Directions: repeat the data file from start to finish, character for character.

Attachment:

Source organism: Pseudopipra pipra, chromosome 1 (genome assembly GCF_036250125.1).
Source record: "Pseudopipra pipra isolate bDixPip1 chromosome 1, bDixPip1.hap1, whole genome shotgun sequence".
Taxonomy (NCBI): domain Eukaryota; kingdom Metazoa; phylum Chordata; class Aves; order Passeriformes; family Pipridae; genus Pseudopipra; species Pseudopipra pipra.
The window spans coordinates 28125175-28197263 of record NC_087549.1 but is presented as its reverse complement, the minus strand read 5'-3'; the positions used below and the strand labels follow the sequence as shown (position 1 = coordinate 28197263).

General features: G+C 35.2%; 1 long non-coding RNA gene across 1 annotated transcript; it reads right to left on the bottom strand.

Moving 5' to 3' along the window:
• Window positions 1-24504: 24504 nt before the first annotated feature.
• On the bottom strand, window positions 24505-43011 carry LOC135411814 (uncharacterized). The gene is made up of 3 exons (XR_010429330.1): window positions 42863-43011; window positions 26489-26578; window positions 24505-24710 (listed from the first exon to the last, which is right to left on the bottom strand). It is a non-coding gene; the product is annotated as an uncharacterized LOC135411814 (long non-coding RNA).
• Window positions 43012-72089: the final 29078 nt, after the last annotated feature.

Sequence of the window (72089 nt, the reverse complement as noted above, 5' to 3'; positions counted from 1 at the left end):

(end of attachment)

Source organism: Pseudopipra pipra, chromosome 1 (genome assembly GCF_036250125.1).
Source record: "Pseudopipra pipra isolate bDixPip1 chromosome 1, bDixPip1.hap1, whole genome shotgun sequence".
Taxonomy (NCBI): domain Eukaryota; kingdom Metazoa; phylum Chordata; class Aves; order Passeriformes; family Pipridae; genus Pseudopipra; species Pseudopipra pipra.
The window spans coordinates 28125175-28197263 of record NC_087549.1 but is presented as its reverse complement, the minus strand read 5'-3'; the positions used below and the strand labels follow the sequence as shown (position 1 = coordinate 28197263).

General features: G+C 35.2%; 1 long non-coding RNA gene across 1 annotated transcript; it reads right to left on the bottom strand.

Moving 5' to 3' along the window:
• Window positions 1-24504: 24504 nt before the first annotated feature.
• On the bottom strand, window positions 24505-43011 carry LOC135411814 (uncharacterized). The gene is made up of 3 exons (XR_010429330.1): window positions 42863-43011; window positions 26489-26578; window positions 24505-24710 (listed from the first exon to the last, which is right to left on the bottom strand). It is a non-coding gene; the product is annotated as an uncharacterized LOC135411814 (long non-coding RNA).
• Window positions 43012-72089: the final 29078 nt, after the last annotated feature.

Sequence of the window (72089 nt, the reverse complement as noted above, 5' to 3'; positions counted from 1 at the left end):